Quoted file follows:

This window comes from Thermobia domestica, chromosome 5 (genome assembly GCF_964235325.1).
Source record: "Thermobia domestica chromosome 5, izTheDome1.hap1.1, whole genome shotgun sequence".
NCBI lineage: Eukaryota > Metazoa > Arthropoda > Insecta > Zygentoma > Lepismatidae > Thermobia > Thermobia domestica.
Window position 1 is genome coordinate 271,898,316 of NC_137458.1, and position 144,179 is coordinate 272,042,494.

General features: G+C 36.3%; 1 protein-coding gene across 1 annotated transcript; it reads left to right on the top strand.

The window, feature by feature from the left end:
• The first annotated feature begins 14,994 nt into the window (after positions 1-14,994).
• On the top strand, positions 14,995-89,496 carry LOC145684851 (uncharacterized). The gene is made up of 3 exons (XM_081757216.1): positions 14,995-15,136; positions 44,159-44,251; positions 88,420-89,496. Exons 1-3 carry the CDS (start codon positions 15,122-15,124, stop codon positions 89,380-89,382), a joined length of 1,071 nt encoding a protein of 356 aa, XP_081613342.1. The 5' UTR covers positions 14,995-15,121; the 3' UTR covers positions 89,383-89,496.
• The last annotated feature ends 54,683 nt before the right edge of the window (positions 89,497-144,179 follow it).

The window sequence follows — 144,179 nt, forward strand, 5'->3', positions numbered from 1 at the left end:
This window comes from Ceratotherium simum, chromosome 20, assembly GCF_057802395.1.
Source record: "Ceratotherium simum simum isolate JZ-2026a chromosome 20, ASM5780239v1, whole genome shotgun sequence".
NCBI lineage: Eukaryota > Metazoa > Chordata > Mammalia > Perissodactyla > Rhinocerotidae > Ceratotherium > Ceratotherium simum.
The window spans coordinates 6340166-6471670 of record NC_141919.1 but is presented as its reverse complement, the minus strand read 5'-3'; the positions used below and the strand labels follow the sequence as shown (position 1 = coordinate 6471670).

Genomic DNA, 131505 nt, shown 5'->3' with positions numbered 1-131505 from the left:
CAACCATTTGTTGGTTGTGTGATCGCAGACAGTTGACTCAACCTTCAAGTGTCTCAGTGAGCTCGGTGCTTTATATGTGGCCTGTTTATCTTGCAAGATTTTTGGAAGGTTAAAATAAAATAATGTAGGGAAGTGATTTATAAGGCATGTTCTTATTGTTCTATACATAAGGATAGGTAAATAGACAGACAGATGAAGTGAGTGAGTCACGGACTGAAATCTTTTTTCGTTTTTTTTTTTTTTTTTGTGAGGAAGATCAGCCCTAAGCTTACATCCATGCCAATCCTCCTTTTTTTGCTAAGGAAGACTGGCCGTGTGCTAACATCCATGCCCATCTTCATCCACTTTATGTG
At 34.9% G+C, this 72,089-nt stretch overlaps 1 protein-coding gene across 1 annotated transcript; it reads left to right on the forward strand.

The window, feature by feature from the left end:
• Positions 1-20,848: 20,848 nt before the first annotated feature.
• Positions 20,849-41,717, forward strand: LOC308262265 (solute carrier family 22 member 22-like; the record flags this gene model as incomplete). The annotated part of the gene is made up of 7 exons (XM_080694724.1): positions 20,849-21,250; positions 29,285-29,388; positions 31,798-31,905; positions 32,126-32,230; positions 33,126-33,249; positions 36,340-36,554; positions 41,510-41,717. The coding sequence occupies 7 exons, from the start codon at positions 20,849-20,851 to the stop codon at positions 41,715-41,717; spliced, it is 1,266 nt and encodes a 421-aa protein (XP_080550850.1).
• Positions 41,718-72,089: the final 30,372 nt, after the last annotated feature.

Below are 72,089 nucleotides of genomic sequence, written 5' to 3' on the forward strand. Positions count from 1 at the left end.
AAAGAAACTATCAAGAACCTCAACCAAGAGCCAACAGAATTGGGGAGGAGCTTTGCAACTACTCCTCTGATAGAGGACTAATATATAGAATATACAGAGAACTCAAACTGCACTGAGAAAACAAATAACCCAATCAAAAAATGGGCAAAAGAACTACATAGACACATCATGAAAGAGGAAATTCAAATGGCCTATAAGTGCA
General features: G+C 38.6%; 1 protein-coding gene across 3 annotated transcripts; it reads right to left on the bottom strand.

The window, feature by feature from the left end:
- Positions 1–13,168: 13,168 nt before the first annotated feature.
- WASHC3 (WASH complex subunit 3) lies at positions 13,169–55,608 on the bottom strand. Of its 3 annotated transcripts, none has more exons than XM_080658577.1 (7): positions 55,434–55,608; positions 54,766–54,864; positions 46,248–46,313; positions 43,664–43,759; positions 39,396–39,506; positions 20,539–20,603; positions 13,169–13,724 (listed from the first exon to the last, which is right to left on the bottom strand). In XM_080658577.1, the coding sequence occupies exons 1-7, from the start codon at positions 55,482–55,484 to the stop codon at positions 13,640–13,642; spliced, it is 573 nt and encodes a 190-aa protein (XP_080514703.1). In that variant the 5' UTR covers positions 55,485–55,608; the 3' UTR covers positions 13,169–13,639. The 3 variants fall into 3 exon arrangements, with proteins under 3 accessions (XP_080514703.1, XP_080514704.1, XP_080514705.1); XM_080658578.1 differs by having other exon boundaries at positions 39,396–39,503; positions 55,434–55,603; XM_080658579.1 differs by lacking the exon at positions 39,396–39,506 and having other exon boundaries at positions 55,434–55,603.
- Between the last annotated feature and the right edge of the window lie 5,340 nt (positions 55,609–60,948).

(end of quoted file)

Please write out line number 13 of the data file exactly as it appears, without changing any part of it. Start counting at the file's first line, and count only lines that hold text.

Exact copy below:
NCBI lineage: Eukaryota > Metazoa > Chordata > Mammalia > Perissodactyla > Rhinocerotidae > Ceratotherium > Ceratotherium simum.